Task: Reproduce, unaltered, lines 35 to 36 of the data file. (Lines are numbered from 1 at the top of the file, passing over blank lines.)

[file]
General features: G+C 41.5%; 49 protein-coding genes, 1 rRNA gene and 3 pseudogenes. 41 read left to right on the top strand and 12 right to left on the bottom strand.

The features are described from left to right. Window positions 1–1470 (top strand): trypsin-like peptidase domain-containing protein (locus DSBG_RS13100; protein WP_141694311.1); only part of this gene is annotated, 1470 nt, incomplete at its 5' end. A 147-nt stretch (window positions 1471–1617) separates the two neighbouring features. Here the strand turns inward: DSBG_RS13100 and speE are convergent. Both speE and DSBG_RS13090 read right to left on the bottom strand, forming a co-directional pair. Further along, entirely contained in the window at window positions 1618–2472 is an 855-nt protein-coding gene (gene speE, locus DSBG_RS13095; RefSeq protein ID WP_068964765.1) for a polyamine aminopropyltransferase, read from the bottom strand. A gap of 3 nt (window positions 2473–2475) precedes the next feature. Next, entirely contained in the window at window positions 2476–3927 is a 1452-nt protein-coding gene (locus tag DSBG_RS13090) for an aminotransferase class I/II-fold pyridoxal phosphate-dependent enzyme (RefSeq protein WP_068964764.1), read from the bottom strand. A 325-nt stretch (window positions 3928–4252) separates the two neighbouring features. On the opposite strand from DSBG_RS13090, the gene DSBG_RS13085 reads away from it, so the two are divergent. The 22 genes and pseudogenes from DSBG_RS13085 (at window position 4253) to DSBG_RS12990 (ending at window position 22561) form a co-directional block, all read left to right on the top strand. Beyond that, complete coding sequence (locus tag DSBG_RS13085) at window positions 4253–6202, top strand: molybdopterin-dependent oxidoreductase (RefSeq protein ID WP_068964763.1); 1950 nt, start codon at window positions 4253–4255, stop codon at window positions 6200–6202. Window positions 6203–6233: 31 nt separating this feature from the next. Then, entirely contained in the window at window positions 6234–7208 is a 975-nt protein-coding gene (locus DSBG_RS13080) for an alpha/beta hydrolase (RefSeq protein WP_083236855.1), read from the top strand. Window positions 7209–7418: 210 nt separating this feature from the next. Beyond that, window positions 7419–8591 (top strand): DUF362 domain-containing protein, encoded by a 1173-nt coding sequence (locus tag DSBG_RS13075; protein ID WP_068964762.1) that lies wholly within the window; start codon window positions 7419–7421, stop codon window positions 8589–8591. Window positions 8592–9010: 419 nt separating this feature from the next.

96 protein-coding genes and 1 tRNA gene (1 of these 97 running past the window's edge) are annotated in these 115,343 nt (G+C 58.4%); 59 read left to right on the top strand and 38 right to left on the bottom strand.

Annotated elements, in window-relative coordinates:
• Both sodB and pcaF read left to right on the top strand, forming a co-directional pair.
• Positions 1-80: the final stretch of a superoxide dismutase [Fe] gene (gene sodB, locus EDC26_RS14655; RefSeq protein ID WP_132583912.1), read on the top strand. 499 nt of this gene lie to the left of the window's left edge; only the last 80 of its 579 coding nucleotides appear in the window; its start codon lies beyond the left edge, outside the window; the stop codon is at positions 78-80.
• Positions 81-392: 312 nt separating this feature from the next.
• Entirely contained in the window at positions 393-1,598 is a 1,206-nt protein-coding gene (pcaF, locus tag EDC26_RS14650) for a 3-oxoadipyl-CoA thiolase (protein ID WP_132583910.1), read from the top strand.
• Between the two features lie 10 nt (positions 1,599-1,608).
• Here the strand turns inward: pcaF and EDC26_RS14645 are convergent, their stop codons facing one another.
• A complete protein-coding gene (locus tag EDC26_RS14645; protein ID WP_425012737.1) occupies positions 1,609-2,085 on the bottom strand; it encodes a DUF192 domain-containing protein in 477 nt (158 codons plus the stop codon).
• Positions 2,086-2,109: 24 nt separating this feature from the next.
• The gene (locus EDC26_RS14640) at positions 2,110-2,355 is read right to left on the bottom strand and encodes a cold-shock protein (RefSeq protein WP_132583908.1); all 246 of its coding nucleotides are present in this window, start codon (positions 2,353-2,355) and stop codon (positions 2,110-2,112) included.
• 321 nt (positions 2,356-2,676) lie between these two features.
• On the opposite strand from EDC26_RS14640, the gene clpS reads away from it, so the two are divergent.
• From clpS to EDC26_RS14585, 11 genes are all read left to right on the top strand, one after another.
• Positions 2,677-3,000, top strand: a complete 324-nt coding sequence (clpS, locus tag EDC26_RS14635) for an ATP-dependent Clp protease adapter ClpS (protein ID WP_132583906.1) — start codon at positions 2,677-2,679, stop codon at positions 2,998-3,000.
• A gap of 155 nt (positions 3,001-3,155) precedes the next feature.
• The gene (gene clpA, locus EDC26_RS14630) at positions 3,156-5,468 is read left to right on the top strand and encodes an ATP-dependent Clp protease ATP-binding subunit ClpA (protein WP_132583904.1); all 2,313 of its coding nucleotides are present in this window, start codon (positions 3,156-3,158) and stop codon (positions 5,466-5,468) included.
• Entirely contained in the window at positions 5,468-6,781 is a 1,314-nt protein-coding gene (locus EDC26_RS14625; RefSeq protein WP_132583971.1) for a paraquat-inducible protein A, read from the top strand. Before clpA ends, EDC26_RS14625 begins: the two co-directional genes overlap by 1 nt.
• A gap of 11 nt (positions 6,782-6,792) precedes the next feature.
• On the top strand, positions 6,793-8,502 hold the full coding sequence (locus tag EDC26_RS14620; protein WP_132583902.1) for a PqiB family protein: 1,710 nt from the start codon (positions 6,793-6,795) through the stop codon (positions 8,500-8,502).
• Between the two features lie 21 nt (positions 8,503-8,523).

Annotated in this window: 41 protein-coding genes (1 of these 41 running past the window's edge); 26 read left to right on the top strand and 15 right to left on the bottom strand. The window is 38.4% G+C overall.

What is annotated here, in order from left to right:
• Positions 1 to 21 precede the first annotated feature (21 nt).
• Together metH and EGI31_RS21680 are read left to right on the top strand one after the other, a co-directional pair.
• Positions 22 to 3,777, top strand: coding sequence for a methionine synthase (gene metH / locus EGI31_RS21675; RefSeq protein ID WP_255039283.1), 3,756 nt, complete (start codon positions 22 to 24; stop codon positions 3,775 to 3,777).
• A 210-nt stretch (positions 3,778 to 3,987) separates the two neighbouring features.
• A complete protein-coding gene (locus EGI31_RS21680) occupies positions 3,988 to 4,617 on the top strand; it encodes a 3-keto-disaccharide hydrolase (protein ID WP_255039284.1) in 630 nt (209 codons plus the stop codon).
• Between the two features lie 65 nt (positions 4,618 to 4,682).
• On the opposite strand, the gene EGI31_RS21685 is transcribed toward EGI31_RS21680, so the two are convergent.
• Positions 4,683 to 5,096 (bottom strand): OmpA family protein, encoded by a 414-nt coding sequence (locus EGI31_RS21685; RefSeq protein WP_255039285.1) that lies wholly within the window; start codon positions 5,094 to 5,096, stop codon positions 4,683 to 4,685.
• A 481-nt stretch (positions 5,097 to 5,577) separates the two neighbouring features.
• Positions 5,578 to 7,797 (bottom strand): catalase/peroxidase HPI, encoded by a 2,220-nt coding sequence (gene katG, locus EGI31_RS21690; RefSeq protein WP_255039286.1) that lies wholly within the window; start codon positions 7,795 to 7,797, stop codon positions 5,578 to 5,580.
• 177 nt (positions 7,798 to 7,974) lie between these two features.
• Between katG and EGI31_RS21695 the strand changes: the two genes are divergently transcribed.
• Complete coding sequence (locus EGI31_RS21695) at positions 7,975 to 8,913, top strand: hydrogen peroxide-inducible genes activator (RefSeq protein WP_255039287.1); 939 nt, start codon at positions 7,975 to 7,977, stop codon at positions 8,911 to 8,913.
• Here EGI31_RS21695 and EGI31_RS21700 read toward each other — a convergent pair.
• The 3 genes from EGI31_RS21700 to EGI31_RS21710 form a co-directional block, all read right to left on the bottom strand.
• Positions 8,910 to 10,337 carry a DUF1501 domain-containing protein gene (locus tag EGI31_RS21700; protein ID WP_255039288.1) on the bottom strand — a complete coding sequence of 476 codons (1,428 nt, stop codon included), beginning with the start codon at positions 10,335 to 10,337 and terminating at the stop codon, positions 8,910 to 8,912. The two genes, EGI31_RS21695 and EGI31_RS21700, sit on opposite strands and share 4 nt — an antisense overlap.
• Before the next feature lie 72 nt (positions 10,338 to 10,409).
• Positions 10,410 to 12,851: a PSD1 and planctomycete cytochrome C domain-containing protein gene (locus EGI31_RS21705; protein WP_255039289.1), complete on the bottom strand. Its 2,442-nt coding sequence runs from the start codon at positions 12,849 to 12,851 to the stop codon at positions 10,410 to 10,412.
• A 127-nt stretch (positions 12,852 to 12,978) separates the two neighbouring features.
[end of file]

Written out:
• Positions 5,578 to 7,797 (bottom strand): catalase/peroxidase HPI, encoded by a 2,220-nt coding sequence (gene katG, locus EGI31_RS21690; RefSeq protein WP_255039286.1) that lies wholly within the window; start codon positions 7,795 to 7,797, stop codon positions 5,578 to 5,580.
• 177 nt (positions 7,798 to 7,974) lie between these two features.